Chalk it up to “eclipse energy,” or Mercury in retrograde, or summer exhaustion, or back to school madness, but last week was a rough one for errors.
My logical brain knows that’s going to happen from time to time. Major newspapers devote entire sections to corrections every day.
There are typos, and factual corrections, and human misunderstandings, and forgotten details, and last minute info that comes in after deadline that has to be corrected after the ink is dry. It traumatizes my emotional brain (and my reporters).
No one I know makes mistakes on purpose. Reporters don’t choose to use the wrong (often subjectively defined) word in a story, or leave out important details, but it happens. We’re human and fallible.
Does having to make a correction on a story make us “fake news”? On the contrary, I think it actually makes us REAL news. Real news (like the real people who share the news) is willing to admit fault, make corrections, and amend stories to reflect updated information.
Fake news (and fake people), by contrast, insist they’re right no matter what facts are revealed. Fake news clings to whatever it has said, right or wrong, and never admits fault or seeks to correct an error. Real news is humble enough to run a correction, not insist that an error is just an “alternative fact.”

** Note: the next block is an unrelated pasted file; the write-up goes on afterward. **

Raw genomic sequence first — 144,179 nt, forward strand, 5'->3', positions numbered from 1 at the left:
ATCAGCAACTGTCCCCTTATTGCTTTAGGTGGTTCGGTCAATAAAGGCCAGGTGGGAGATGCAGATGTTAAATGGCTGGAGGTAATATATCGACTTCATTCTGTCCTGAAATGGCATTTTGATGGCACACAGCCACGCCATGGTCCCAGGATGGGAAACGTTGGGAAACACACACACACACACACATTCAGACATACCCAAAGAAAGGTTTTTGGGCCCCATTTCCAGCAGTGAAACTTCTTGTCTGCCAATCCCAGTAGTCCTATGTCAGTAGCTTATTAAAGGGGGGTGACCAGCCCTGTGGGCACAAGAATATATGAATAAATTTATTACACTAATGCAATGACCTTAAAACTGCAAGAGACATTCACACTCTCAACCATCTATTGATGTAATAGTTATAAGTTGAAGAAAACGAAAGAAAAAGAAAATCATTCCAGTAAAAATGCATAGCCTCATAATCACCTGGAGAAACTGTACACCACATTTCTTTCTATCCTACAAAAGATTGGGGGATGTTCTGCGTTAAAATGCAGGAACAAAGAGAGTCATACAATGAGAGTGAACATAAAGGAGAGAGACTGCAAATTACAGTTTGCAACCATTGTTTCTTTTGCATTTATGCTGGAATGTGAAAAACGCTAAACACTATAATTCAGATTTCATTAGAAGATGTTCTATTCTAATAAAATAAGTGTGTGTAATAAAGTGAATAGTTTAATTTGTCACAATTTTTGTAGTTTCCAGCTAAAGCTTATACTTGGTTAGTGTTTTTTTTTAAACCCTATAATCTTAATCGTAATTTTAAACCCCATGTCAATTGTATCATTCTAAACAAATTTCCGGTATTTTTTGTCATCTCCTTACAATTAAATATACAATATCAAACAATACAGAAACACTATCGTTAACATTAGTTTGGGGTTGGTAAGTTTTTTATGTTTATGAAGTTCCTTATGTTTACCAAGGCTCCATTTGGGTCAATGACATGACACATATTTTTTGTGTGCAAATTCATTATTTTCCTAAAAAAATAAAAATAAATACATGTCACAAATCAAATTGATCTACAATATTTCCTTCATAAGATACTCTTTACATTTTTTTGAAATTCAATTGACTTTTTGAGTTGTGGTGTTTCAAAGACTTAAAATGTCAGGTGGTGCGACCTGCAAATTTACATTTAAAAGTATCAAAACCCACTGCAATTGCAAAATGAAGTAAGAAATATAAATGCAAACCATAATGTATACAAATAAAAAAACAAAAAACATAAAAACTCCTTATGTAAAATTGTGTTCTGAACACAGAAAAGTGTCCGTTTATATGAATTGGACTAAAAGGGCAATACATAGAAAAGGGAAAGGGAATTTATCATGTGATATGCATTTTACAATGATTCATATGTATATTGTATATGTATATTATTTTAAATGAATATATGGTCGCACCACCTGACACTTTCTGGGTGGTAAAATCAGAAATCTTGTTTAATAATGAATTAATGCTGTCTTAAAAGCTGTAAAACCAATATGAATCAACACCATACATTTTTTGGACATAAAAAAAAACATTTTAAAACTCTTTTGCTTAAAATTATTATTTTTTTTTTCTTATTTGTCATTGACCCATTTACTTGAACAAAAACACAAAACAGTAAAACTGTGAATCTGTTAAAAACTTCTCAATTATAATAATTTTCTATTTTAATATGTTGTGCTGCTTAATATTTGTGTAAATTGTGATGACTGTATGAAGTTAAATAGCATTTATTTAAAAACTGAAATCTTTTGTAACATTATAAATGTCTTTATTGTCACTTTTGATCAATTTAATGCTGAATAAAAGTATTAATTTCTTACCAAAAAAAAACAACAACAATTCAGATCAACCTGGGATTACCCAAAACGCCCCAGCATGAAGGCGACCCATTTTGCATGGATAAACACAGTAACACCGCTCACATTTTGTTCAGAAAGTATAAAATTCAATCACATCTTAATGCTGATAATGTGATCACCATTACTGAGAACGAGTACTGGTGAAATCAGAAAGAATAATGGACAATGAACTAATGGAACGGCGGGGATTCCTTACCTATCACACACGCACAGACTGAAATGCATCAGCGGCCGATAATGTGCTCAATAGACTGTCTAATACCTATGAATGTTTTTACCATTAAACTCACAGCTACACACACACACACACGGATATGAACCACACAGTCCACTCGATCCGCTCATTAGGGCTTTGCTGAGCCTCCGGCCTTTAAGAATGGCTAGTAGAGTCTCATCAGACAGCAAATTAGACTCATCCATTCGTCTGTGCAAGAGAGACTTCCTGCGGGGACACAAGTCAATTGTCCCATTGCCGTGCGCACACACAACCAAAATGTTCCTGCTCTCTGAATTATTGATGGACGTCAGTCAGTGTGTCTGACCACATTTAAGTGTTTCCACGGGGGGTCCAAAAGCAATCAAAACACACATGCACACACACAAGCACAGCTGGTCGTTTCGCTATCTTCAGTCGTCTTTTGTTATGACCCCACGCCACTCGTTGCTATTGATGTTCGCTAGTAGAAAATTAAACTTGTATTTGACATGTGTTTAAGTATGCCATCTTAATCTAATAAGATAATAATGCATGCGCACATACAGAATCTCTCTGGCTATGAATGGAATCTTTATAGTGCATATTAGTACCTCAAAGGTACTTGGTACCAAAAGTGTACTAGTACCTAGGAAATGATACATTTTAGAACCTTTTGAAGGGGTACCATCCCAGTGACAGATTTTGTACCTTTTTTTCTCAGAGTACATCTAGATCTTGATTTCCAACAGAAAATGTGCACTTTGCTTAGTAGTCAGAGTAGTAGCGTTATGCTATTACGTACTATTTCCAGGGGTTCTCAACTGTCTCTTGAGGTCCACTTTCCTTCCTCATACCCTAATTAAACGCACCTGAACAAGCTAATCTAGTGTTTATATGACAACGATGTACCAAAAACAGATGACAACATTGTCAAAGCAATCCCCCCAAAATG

In the words of Thomas Merton, “Pride makes us artificial. Humility makes us real.”
I stood outside Monday during the eclipse with a couple dozen other downtown folks, staring into the sky (with appropriate eyewear, of course). It was nice to see the eclipse through official eclipse glasses (thank you, Patti and Jill, for sharing), although my pinhole in a piece of paper worked, too.
Speaking of traffic, I canceled an appointment in Glenwood this week because I don’t want to deal with #bridgemageddon. Honestly, if there were ever a time to promote Rio Blanco County tourism, this is it. Come to Meeker! Come to Rangely! We have no traffic! (Waiting for three cars doesn’t count.)
We’re looking for fresh ideas for feature stories. What stories do you want to see? Email firstname.lastname@example.org if you have suggestions. I can’t guarantee we’ll cover them all, but I’d like to know what you want to read about.